The mining boom isn’t over, but we’re moving into a new phase: Bartholomeusz

Martin Ferguson may have been premature in declaring the resources boom over but there is no doubt it is shifting into a different phase now that the ripples from the slowing of China’s economy are finally impacting investment.

BHP Billiton’s decision on Wednesday to freeze two of its mega projects – the $30 billion Olympic Dam expansion and $20 billion Outer Harbour project at Port Hedland – perhaps permanently, caused the Resources Minister to say that the boom had ended, provoking denials from Penny Wong and others.

“We’ve got over half a trillion dollars and over half of that, over half of that is at the advanced stage,” Senator Wong said.

That’s true. There are projects involving investment of $260 billion to $270 billion that are committed and too far advanced to be pulled. It’s the remaining $300 billion or so – of which BHP’s two projects were a major chunk – that now has a question-mark over it, along with Wong’s conviction that the boom still has “a long way to run”.

The reality is that unless China reignites its growth rate most of the uncommitted investment is also going to be withdrawn from the investment pipeline and at this point the Chinese, despite using most of the policy options available to them, have yet to stabilise their growth rate.

The latest HSBC “flash China manufacturing PMI”, while showing a modest improvement from June, was still below 50 and therefore says the rate of growth is still declining, albeit at a slightly lower rate. As HSBC says, the index implies that while the monetary easings and other measures are having an impact, demand remains weak and employment is still contracting.

The slowdown in China’s economy isn’t surprising given the state of its two biggest export markets, Europe and the US. With neither likely to enjoy a speedy turnaround, a sharp rebound in China’s growth rate is also unlikely.

The resources boom was ignited by China’s surging demand for raw materials at a time when the mining industry had completed quite a lengthy period without adding significantly to supply.

Even as it scrambled to invest to alleviate that shortfall the global financial crisis intervened, new investment was frozen and with China’s growth rate – after a sharp but brief initial dive in response to the GFC – taking off in response to a massive fiscal stimulus program, that shortfall was exacerbated.

Once global conditions stabilised the race to bring new supply into the market resumed around the globe and the Australian pipeline swelled dramatically, as did the capital and operating costs of new projects as a result of the competition for people, services, construction materials and equipment.

In effect, the imbalances in supply and demand were because of the distortions created by the GFC exaggerated and triggered an equally exaggerated response – a super-cycle overlay to what would in any event have been a boom. That overlay is now disappearing.

It is also becoming clear that the underlying structural leap in demand – China’s economy today would be more than 50 per cent larger than it was pre-crisis – is permanent and that China will continue to grow, albeit at a lower and more controlled rate than has been the case in recent years.

But with new supply pouring into the market, China slowing and the rest of the world economy largely anaemic, the “super” element of the cycle has evaporated. As have the super prices.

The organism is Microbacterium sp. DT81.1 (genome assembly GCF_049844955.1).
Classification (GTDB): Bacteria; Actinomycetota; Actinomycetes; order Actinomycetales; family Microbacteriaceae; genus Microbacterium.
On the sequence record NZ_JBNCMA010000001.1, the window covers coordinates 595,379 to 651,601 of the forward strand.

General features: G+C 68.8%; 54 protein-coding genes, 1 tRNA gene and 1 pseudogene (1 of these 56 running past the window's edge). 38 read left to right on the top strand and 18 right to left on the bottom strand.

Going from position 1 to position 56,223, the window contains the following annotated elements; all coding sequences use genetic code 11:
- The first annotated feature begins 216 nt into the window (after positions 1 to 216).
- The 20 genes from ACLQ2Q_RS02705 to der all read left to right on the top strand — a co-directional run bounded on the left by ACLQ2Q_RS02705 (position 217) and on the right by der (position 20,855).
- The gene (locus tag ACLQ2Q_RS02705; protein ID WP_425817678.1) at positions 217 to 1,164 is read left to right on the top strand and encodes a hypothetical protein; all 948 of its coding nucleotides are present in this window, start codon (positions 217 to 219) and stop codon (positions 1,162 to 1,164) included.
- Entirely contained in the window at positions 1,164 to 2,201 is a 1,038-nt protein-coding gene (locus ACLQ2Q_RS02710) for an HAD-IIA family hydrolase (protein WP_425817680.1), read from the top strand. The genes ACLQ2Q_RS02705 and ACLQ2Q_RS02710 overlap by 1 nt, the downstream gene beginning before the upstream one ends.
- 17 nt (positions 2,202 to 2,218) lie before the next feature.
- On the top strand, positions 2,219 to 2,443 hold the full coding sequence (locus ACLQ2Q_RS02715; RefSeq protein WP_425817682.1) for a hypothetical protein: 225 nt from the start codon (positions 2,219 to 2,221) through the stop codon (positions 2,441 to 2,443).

A year ago iron ore prices were about 40 per cent higher than they are today. Metallurgical coal prices are down more than 40 per cent and energy coal about 25 per cent. Price dives of that magnitude have to impact activity and they are impacting activity.

China’s commodity stockpiles are at levels last seen when activity froze at the peak of the GFC and there are reports that, just as occurred during the GFC, steel mills are refusing to accept shipments of bulk commodities on the contracted terms.

If the super-cycle is going to be a receding memory and prices, while still elevated compared to their pre-boom levels, are going to be 30 per cent or 40 per cent lower than their peaks, if not more, a lot of planned investment is going to be rendered either marginal or simply uneconomic, particularly while the projects still under construction put a floor under costs. Some of the projects still being completed might share the same fate.

In a post-super-cycle environment there will be strong demand for the bulk commodities – China, India and the rest of the region are generally still growing – but at materially lower prices, even if there is some modest bounce in prices from today’s levels if and when China manages its growth back into its target level of around the 7.5 to 8 per cent mark.

That will shift the emphasis to costs and volumes, with the big established low-cost projects like the Pilbara iron ore mines or Queensland coalfields far better placed than newer greenfields and higher-cost producers.

That’s why Rio Tinto, and BHP, are still expanding their iron ore output.

The maturing of the resources boom will leave us with the very positive legacy of a much larger resources sector and much bigger export volumes but the terms of trade peaked last year and will continue to decline and the rate of new investment committed to the sector should decline sharply.

What’s left of the boom element of the structural change in the scale of the Australian resource sector is mainly what’s left in the existing pipeline of committed but not-yet-completed projects.

Let’s hope not too many of them were predicated, like the Minerals Resource Rent Tax, on the super-cycle being the norm for years yet to come rather than the aberration it now appears to have been.

This article first appeared on Business Spectator.


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